In the acute setting, antipsychotics may be necessary, though their use is problematic as well. First and second generation antipsychotics alike carry the infamous “black box warning” for risk of sudden cardiac death in the elderly, and may cause sedation, orthostasis, and falls. These agents can be difficult to discontinue but attempts should be made to do so anyway. They are not a substitute for behavioral interventions (see Burke et al, op.cit.).
Elderly patients are more susceptible than the general population to parkinsonian effects of antipsychotics, and these agents must be used sparingly, and not at all if DLB is suspected. Quetiapine (Seroquel) is often the agent of choice and doses as low as 12.5 mg may be appropriate (Ballard C et al, Lancet 1998;351(1908):1032–1033).
The Future of Dementia Treatment
Although no new medications for treatment of dementia have come to market in several years, this is certainly a field of active research. Current avenues of investigation include immunization-based approaches (passive immunization as well as attempts at vaccine development); compounds that would inhibit the aggregation or activity of the Tau protein, which plays a role in AD as well as FTD; modulation of the synthesis or processing of amyloid; and treatments aimed at addressing the brain insulin resistance that has been observed in AD.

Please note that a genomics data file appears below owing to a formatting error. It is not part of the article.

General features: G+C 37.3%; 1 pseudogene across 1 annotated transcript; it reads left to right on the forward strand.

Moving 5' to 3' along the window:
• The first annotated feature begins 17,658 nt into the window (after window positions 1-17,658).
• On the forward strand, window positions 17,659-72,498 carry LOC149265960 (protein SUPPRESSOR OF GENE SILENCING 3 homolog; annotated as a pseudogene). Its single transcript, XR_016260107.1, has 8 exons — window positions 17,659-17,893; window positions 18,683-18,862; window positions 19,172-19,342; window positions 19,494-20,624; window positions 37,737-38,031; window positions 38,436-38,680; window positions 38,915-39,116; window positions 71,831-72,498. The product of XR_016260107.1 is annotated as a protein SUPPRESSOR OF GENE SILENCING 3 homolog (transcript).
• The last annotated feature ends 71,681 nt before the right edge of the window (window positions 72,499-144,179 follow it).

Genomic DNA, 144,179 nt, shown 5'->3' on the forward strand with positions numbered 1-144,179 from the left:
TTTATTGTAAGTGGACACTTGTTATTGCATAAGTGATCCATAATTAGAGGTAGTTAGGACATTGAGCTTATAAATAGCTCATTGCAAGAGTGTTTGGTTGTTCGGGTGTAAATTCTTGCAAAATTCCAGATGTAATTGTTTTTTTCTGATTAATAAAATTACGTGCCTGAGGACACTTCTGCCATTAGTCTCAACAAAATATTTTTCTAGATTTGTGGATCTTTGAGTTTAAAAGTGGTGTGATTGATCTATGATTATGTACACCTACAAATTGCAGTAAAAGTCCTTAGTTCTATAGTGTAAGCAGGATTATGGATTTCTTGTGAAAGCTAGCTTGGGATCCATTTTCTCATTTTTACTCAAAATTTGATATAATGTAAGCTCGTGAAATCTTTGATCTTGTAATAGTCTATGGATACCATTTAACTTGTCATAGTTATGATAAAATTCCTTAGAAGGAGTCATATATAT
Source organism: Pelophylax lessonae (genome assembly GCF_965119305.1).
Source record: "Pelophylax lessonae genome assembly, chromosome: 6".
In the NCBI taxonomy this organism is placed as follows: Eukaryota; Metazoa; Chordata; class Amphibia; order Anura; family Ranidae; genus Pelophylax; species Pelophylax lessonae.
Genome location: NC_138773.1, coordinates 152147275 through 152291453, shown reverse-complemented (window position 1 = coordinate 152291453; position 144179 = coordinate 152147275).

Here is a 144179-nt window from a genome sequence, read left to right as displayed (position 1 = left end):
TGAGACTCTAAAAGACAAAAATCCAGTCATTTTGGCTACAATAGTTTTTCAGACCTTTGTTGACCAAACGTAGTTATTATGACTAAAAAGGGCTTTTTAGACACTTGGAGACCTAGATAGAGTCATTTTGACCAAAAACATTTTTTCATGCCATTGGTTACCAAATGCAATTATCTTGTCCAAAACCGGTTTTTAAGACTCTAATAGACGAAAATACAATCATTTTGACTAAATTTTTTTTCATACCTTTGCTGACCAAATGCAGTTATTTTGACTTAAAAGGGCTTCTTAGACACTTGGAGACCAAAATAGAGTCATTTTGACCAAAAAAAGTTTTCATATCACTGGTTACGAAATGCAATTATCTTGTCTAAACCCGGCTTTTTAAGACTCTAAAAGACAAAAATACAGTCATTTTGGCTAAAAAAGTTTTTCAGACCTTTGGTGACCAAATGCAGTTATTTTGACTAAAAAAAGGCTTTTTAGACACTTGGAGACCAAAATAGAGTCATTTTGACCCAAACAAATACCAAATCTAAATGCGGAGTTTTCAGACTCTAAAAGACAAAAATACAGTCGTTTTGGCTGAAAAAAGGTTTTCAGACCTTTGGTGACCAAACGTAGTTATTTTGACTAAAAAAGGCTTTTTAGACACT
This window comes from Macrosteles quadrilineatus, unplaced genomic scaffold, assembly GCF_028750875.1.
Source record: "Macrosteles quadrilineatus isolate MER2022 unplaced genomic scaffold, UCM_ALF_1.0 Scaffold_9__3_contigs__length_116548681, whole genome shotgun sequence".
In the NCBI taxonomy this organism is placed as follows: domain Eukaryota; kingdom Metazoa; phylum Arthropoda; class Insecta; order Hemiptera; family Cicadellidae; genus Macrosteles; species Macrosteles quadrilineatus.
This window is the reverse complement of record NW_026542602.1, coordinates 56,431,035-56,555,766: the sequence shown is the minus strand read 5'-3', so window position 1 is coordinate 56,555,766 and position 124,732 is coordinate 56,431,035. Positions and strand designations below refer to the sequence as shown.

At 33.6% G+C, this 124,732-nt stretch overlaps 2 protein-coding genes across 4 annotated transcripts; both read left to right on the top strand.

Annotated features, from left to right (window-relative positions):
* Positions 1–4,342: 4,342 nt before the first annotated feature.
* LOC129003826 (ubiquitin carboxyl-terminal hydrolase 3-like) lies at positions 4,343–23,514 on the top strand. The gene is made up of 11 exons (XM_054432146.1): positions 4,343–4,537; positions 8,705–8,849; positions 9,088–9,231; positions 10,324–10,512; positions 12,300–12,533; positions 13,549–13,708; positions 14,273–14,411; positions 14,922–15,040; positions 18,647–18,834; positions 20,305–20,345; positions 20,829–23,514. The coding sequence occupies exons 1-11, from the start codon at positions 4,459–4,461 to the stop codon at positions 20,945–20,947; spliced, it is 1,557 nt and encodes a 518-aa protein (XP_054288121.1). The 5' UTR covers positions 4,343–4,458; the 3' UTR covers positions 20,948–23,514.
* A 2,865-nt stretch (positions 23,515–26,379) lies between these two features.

Although trials of some agents have been halted because of weak results, there are still additional compounds under study, and some existing approaches are being modified to see if specific subgroups of dementia patients may respond.
TCPR’S VERDICT: No pharmacological cure for dementia currently exists, but treatment options are numerous. Cholinesterase inhibitors and memantine are reasonable alternatives unless you strongly suspect FTD. Aim for the doses established by evidence rather than titrating dose to response. When adding medications, be sure to follow the basic principles: one medication change at a time, and “start low and go slow” with dose adjustments. Managing the expectations of patient and family is crucial. The patient should neither be left without hope nor given a false impression that a complete turnaround of symptoms is possible.